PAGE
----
Wednesday, January 18, 2012


How do you solve a problem like J. Edgar?

By Edward Copeland
After watching J. Edgar, I prepared to write my usual review, assessing the film overall for its direction, writing, performances and other technical qualities, but something kept sticking in my mind, preventing me from focusing on those aspects. My brain kept drifting back to a different question, one that has puzzled me in many movies for a long time but that reared its ugly head — literally — once again as I watched J. Edgar. Why in the 21st century, with all of the advancements that have been made in visual effects, does old age makeup still turn up so often looking so laughably bad as it does? It does such a disservice to the performers trying to act beneath the horrible messes slapped upon their visages. How can you concentrate on the performances of Leonardo DiCaprio, Armie Hammer and Naomi Watts in their characters' later years when their faces have been marred by such silly appliances? It doesn't always hurt — Jennifer Connelly won an Oscar for A Beautiful Mind despite the awful makeup that covered her at the end of that movie (or, more recently, Kate Winslet's awful aging in The Reader). What's more mystifying is when you look back at a film such as Arthur Penn's Little Big Man in 1970 and how great the old-age makeup on Dustin Hoffman was in that film. Enough on that subject. With that off my chest, I believe I'm ready to discuss the rest of J. Edgar now, truly a mixed bag of a movie if ever there were one.

John Edgar Hoover served as the first director of the Federal Bureau of Investigation, an agency whose creation he spearheaded in 1935 after leading its predecessor, the Bureau of Investigation, since 1924. Between the two bureaus, Hoover held the top job for nearly 50 years and in eight presidential administrations from Coolidge to Nixon. Hoover truly defined what it meant to be a man of contradictions. He led the way in modernizing many crucial techniques in criminal investigations such as fingerprinting and forensics but also frequently stepped outside the law to amass information on perceived enemies, either to himself or the country. His private life contained its own secrets, namely his close, perhaps gay, relationship with top assistant Clyde Tolson. At least as the movie portrays it, Hoover's paranoia about being gay stemmed from his mother, who once told him, "I would rather have a dead son than a daffodil for a son."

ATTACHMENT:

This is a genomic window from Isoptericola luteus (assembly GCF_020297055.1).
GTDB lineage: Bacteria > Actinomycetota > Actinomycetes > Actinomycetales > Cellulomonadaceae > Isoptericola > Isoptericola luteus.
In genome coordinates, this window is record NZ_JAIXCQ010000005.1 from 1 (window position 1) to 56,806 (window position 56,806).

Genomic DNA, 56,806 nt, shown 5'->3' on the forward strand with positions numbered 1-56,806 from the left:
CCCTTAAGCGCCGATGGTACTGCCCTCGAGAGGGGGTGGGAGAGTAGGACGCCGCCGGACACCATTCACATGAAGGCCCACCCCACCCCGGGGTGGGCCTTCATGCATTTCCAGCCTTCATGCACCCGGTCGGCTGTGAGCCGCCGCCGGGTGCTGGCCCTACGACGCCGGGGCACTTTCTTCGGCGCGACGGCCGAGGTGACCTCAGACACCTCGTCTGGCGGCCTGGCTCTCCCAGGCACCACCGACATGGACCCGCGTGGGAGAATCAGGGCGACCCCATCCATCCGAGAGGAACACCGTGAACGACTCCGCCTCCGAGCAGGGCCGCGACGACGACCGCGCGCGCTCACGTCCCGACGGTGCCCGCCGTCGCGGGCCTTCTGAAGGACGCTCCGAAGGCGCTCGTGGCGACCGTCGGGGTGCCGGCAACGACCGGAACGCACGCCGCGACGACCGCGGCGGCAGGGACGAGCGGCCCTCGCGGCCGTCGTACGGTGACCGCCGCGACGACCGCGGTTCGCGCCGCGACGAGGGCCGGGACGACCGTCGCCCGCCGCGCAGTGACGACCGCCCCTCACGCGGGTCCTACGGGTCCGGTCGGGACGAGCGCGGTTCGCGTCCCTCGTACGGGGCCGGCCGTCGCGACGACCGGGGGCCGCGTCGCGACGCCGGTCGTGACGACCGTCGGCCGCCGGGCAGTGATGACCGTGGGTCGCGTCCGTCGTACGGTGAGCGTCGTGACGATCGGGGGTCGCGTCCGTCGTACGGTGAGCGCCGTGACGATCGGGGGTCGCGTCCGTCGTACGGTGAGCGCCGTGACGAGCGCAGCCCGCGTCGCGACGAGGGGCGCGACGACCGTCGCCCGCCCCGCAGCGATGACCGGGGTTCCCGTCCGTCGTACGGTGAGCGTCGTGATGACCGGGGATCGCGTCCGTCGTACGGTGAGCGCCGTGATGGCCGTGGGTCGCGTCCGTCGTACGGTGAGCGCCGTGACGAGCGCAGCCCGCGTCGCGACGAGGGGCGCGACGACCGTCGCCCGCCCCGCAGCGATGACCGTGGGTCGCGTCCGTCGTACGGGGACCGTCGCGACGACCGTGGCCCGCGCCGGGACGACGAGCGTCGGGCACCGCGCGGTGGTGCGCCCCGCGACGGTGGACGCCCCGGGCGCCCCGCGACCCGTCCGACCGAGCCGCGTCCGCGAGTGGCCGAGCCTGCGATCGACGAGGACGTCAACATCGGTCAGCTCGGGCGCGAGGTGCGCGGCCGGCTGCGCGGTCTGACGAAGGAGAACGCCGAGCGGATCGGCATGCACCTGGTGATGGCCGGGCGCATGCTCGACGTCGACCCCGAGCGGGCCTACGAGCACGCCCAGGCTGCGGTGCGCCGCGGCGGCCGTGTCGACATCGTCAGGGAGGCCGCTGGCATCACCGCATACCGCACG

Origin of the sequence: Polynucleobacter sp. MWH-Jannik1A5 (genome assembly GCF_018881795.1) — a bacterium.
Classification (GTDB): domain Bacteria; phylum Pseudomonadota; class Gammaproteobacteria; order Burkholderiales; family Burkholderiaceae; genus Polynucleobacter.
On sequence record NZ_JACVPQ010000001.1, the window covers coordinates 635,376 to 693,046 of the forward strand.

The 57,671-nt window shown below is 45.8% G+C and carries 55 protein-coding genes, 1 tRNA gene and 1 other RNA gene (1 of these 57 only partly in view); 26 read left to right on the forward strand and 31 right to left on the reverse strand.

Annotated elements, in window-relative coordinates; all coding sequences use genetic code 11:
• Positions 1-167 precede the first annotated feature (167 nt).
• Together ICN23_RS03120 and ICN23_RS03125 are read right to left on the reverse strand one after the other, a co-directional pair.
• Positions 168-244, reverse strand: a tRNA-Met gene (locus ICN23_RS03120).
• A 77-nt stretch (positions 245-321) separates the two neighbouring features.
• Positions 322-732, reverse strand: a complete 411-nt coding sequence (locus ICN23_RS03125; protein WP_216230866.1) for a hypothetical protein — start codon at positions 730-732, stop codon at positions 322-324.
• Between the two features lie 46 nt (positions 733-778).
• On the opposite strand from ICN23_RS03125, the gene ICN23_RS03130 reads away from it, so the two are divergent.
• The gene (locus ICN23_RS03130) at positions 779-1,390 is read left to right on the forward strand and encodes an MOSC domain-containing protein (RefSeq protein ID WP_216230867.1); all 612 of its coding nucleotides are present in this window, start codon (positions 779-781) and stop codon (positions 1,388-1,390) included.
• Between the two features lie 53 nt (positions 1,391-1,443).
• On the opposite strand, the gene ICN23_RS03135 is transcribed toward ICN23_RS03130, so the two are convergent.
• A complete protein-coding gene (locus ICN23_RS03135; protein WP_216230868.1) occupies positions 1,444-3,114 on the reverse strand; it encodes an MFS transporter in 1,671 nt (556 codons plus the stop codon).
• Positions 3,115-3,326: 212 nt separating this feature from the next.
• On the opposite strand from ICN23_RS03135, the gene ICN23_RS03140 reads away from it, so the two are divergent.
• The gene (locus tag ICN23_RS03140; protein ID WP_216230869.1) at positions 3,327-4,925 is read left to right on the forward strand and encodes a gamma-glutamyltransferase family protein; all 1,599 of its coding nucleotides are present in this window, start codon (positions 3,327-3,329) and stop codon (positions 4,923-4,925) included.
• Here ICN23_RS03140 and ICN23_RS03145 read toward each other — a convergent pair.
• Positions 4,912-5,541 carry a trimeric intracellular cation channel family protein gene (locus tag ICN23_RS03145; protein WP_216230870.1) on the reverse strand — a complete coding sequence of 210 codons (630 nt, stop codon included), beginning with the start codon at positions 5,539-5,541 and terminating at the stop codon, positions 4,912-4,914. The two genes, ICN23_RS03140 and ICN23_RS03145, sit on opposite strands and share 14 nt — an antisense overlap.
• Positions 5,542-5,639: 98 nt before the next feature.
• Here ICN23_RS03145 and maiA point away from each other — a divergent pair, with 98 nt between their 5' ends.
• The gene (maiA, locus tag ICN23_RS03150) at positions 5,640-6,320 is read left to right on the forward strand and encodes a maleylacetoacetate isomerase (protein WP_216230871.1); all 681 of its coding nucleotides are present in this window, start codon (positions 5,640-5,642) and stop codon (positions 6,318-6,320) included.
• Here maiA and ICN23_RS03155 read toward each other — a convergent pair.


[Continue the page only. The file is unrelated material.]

To compress a life full full of such huge historical events alongside the inner life of a man would be a challenge for any screenwriter and any director. While Dustin Lance Black (Oscar-winning writer of Milk) and two-time Oscar-winning director Clint Eastwood give it the old college try in J. Edgar, the sheer weight of all those years and all that material crushes them, leaving the film somewhat rudderless despite good performances.

Black's screenplay structures Hoover's life around the premise of a 1960s era Hoover (well-played by Leonardo DiCaprio, even beneath the hideous makeup) dictating his version of the events of his life to the first of several young agents, embellishing as he did in real life how much credit he deserved for various FBI triumphs. He practically claims to have shot and killed John Dillinger outside the movie theater himself, though he omits how in a pique he punished the agent who actually ended the '30s era bank robber's crime spree. Hoover, so closed-up and concerned about how he was perceived, would be a difficult role for any actor to pull off, so I don't think everyone realizes what a great job DiCaprio accomplishes here outside of those few rare moments of faint tenderness he allows himself to share with Clyde Tolson (equally well-played by Armie Hammer, so good as the Winklevoss twins in David Fincher's brilliant The Social Network.)